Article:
Dr. William Remington Jr.
Dr. William Remington Jr.
April is National Minority Health Month, and this year the U.S. Department of Health and Human Services Office of Minority Health (OMH) and its partners are highlighting the role individuals and organizations can play in helping to reduce health disparities and improve the health of racial and ethnic minority and American Indian/Alaska native communities.

The theme for this year’s National Minority Health Month is “Give Your Community a Boost!” The theme focuses on the continued importance of COVID-19 vaccination, including boosters, as one of the strongest tools to protect communities from COVID-19, which has disproportionately affected communities of color, according to a news release from the Minority Health Coalition of Marion County. “Give Your Community A Boost!” also supports the many other efforts happening in communities across the country to advance health equity.

In recognition of National Minority Health Month, over 200 people gathered in Indianapolis on April 28 to honor the Indiana Department of Health commissioner, director and chief medical officer of the Marion County Public Health Department and 31 county health officers in Indiana for their leadership and guidance through the COVID-19 public health emergency.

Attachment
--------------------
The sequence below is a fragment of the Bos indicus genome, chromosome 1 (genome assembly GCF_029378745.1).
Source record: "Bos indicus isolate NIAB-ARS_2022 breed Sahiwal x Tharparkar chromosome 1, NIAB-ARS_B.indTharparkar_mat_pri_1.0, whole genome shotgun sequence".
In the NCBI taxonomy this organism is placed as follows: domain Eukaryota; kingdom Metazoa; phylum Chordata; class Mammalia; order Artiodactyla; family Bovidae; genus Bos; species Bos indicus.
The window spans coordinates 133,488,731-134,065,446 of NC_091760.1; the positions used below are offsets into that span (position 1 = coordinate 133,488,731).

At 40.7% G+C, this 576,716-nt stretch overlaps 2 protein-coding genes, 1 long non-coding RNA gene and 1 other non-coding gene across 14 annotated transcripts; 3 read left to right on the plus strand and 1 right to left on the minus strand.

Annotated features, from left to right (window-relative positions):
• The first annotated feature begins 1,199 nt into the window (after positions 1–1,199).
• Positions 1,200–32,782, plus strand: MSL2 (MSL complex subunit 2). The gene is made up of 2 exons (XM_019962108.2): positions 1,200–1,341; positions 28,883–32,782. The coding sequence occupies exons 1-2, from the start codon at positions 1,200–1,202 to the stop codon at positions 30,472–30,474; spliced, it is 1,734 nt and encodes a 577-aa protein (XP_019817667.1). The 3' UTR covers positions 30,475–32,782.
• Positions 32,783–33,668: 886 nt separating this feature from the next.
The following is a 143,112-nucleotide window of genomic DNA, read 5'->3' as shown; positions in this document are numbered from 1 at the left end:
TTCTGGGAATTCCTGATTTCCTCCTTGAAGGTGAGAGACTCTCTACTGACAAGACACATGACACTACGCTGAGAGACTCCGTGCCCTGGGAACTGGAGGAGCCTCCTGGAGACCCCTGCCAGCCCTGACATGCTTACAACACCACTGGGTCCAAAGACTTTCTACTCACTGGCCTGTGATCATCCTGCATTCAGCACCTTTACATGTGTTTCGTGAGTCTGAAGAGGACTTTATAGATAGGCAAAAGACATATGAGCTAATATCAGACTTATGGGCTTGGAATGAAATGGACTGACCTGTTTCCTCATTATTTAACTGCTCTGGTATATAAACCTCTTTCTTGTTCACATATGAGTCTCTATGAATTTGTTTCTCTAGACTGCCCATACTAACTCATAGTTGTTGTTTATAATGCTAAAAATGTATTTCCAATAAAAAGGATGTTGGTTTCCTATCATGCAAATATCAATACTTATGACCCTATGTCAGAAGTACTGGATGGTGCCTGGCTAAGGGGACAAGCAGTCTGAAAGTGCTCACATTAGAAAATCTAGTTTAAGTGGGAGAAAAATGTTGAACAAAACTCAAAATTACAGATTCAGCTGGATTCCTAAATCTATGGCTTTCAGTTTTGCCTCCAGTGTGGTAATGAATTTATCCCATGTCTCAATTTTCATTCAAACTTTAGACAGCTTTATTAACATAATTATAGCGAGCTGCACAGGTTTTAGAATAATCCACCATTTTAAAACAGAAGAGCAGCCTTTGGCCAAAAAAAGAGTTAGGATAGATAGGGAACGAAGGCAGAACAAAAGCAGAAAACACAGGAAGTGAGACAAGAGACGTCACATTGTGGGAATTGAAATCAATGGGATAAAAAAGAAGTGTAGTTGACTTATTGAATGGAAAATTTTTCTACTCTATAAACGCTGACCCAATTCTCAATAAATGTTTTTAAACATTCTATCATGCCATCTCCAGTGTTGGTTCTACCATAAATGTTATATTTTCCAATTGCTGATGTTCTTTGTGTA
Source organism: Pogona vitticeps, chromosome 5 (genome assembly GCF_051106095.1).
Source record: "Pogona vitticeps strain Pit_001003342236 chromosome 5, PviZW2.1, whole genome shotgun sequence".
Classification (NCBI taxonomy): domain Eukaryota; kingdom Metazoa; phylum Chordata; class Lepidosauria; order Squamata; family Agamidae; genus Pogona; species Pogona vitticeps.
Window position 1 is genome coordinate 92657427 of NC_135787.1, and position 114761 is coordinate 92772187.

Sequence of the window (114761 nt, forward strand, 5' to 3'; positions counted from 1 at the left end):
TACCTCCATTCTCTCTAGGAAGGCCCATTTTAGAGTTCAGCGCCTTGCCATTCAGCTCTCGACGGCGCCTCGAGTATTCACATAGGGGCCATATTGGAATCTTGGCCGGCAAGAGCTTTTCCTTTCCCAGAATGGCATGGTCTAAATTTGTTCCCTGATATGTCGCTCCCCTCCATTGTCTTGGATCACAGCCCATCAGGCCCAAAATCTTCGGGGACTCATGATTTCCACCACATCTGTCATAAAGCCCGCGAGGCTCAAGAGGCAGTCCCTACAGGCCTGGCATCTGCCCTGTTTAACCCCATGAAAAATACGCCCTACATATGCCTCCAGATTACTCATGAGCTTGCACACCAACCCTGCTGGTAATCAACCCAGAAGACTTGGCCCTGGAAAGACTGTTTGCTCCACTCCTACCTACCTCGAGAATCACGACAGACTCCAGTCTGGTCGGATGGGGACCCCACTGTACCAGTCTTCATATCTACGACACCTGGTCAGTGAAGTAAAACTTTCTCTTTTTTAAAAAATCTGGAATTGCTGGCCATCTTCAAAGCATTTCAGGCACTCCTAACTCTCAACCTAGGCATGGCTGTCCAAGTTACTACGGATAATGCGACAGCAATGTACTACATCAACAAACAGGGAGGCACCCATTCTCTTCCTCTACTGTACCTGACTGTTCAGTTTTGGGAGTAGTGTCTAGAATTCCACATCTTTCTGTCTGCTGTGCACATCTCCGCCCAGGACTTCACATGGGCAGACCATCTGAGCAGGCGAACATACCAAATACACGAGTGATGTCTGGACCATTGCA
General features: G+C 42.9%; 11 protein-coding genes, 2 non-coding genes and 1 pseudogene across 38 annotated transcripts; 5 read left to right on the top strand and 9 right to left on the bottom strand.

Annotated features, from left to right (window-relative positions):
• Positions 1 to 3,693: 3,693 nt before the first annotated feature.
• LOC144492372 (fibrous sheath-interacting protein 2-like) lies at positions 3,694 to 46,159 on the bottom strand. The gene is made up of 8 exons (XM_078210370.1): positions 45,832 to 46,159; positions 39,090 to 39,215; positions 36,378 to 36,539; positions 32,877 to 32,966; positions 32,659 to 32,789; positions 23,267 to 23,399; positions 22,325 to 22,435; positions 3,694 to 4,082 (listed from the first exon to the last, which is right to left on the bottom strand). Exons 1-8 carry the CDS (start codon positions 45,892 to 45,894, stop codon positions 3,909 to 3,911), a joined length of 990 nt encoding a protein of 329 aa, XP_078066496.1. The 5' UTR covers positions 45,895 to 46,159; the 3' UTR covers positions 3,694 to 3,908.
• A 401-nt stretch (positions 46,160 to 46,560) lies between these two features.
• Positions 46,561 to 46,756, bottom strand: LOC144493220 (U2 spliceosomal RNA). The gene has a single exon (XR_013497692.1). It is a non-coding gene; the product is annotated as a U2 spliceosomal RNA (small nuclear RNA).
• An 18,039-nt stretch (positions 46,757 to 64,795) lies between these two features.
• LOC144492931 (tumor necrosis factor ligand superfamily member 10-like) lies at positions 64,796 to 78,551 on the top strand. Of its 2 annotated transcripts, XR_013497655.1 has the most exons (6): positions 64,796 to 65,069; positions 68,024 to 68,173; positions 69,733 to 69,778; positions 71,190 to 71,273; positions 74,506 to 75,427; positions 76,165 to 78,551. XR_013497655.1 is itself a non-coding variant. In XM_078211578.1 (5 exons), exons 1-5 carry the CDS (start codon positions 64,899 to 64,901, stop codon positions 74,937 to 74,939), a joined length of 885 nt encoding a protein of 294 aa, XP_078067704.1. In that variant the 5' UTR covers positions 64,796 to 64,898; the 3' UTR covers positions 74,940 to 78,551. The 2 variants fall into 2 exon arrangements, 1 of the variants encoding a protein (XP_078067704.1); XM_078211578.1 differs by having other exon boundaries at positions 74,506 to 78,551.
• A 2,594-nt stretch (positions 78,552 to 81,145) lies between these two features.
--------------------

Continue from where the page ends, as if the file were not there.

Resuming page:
The theme of the event was “Protecting Local Communities” and “Strengthening the Frontline, Keeping Calm and Carrying On.”

Special awards were presented to Kristina Box, M.D., Indiana Department of Health commissioner, and Virginia A. Caine, M.D., director and chief medical officer of the Marion County Public Health Department. Health officers from around the state in attendance received medallions.

In a separate response letter, Kosciusko County Public Health Officer Dr. William J. Remington Jr. said, “I am honored to receive this recognition from the Minority Health Coalition. Health officers throughout Indiana provided key leadership in the tremendous public health response during the darkest months of the COVID pandemic. Hopefully, Hoosiers will take note and support the development of an even more robust public health infrastructure in Indiana for the years to come.”

Dr. Jerome Adams, former U.S. surgeon general, and Dr. Paul Halverson, dean of the Richard M. Fairbanks School of Public Health at IUPUI, were in attendance to offer a toast and congratulations to the group.

“These health officers have contributed so much to the health of Indiana, especially during the COVID-19 pandemic, and we are very pleased to recognize them, said Jarnell Burks Craig, president of the Minority Health Coalition of Marion County.

“Without all the hard work of the many health providers and public health leaders in Indiana, we would not be where we are today,” said Carl Ellison, president and CEO of the Indiana Minority Health Coalition.